U.S. Army medical personnel visit Ghana in preparation for medical readiness exercise

U.S. Army and Ghana Armed Forces medical personnel met at the 37 Military Hospital in Accra, Ghana, as part of the final preparations for a medical readiness exercise 2022 scheduled for June.


We are not only strengthening the resources and the training here but we are also bringing that experience to our Soldiers. When we do find ourselves conducting prolonged field care, our soldiers are not going to be shocked and not know what to do. They will have the confidence and the resolve to say, ‘Hey, I’ve been in this situation before. I can figure this out.
By Staff Sgt. Amanda Fry Southern European Task Force Africa Accra, Ghana Jan 27, 2022
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ACCRA, Ghana -- U.S. Army and Ghana Armed Forces medical personnel met at the 37 Military Hospital here as part of the final preparations for a medical readiness exercise scheduled for June.

Col. Jennifer Gurney, a surgeon with the U.S. Army Institute of Surgical Research, along with soldiers with the Brooke Army Medical Center at the Joint Base San Antonio – Fort Sam Houston, toured the hospital Jan. 18.

Gurney she said she was looking forward to the June exercise, which will also incorporate soldiers from the North Dakota National Guard, and anticipated a cohesive partnership with both U.S. and GAF soldiers benefiting and learning from each other.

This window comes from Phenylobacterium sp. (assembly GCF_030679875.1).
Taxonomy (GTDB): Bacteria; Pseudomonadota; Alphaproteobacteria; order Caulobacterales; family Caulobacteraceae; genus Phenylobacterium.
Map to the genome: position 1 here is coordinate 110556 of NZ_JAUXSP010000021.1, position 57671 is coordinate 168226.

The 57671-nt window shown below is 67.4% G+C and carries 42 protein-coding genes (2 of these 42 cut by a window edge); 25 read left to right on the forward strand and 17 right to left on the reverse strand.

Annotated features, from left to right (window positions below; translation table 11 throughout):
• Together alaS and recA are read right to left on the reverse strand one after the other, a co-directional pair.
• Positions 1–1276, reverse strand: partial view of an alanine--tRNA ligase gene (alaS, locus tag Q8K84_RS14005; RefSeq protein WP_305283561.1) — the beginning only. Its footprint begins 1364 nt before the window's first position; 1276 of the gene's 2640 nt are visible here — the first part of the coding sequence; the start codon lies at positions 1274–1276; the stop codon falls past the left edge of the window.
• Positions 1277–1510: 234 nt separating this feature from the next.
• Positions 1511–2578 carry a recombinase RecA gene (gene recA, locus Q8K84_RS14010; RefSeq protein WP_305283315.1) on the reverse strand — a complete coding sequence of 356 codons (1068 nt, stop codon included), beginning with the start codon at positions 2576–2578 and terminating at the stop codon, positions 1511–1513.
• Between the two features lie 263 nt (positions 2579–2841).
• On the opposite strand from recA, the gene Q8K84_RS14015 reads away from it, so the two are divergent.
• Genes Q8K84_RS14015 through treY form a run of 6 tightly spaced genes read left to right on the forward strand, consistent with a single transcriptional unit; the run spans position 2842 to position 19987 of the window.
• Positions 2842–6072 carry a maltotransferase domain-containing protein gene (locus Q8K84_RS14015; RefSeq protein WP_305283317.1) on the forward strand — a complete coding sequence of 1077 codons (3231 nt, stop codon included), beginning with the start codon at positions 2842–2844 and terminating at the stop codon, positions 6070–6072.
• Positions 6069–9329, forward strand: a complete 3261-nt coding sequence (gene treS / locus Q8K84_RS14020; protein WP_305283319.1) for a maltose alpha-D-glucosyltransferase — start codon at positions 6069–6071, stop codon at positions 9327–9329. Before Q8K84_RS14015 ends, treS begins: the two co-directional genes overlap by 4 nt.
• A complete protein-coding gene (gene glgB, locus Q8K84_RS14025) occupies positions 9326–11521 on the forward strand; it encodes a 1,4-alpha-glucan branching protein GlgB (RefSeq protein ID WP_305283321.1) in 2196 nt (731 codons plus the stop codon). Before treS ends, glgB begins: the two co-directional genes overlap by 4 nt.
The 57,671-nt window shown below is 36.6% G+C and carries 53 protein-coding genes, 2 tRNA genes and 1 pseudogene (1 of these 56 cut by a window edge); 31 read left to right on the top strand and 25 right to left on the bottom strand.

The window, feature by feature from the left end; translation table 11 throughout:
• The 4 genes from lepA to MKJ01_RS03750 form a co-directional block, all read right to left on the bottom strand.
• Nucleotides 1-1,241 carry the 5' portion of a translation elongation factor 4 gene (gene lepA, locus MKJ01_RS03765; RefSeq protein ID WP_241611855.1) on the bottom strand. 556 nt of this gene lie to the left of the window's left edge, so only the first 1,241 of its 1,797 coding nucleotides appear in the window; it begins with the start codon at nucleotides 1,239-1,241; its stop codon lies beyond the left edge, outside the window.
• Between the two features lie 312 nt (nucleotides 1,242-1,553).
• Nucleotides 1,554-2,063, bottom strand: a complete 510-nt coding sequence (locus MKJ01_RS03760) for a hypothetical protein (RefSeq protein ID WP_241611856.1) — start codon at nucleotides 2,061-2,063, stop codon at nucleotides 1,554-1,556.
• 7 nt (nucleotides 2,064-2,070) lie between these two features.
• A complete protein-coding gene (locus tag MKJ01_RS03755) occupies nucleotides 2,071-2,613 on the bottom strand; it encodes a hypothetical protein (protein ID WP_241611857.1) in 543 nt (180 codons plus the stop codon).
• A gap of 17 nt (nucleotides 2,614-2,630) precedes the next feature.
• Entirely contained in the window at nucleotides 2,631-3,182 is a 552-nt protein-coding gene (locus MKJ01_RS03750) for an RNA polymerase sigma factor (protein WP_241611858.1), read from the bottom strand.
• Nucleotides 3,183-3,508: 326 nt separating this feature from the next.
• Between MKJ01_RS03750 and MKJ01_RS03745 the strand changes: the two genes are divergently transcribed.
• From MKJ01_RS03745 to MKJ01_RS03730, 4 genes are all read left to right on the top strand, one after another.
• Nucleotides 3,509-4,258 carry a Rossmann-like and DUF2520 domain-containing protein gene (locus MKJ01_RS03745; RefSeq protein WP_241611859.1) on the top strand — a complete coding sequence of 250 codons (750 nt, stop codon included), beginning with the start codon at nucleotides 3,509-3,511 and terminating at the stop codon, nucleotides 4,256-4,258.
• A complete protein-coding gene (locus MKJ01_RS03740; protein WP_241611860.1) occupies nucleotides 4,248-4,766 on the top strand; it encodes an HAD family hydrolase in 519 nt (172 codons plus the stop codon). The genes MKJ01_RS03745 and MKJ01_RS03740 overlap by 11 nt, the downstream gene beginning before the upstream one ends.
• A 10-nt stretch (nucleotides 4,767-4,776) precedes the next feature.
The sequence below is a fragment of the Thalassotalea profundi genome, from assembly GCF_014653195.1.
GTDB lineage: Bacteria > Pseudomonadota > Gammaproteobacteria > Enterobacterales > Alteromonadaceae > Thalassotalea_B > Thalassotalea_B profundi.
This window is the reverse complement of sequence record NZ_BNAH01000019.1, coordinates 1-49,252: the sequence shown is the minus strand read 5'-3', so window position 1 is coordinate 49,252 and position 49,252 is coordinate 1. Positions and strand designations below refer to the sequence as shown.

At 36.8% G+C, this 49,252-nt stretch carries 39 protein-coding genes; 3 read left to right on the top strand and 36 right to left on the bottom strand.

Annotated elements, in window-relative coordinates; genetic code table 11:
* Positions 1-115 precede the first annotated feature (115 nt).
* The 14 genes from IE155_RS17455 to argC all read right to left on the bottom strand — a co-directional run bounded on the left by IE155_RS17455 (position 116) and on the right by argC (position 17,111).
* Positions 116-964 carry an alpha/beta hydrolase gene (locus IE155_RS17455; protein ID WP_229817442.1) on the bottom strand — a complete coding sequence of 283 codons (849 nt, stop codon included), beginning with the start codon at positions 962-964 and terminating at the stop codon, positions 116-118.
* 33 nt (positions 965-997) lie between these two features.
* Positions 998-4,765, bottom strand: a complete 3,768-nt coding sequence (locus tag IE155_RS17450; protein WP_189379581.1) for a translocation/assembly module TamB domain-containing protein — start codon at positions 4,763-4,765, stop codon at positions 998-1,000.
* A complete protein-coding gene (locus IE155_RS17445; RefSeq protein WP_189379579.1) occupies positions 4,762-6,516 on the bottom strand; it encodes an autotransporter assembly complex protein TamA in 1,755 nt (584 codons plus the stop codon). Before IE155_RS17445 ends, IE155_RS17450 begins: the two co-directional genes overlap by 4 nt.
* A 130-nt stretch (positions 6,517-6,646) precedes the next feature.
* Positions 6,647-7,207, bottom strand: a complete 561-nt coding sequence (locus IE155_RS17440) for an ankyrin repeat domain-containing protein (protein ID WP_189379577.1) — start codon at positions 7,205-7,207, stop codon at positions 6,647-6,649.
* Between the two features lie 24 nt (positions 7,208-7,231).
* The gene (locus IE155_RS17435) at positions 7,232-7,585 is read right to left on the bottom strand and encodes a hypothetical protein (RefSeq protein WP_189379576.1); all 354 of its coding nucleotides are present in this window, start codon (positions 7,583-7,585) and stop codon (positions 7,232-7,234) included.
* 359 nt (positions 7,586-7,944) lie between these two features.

“Partnering with any nation and learning their systems of care and them learning our system of care, I think is always beneficial,” Gurney said. “Bidirectional lessons learned helps further advance their training, everything from tactical operations and strategic planning, and the same goes for us.”

During the 3 week-long training event, U.S. Army medical personnel will partner with Ghanaian medical professionals in surgery centers and clinic settings. The real-world environment will allow participants to provide medical care to Ghanaians and offer training opportunities to enhance capabilities at the facility.

“We can bring certain amounts of expertise in trauma systems, hospital systems and pre- hospital systems,” Gurney said. She add that the exercise will also help Soldiers learn to work in environments with different levels of technology.

U.S. Army Nurse Sgt. First Class Eric Quintanilla, assigned to BAMC, attended the tour and helped coordinate logistical aspects for the exercise. Quintanilla said the tour and planning meetings provided his team with insights into the specific needs the hospital has prior to the exercise, which will help shape the final training schedule and resources that the Army brings to the MEDREX.

“We are not only strengthening the resources and the training here but we are also bringing that experience to our soldiers,” Quintanilla said. “When we do find ourselves conducting prolonged field care, our soldiers are not going to be shocked and not know what to do. They will have the confidence and the resolve to say, ‘Hey, I’ve been in this situation before. I can figure this out.’”

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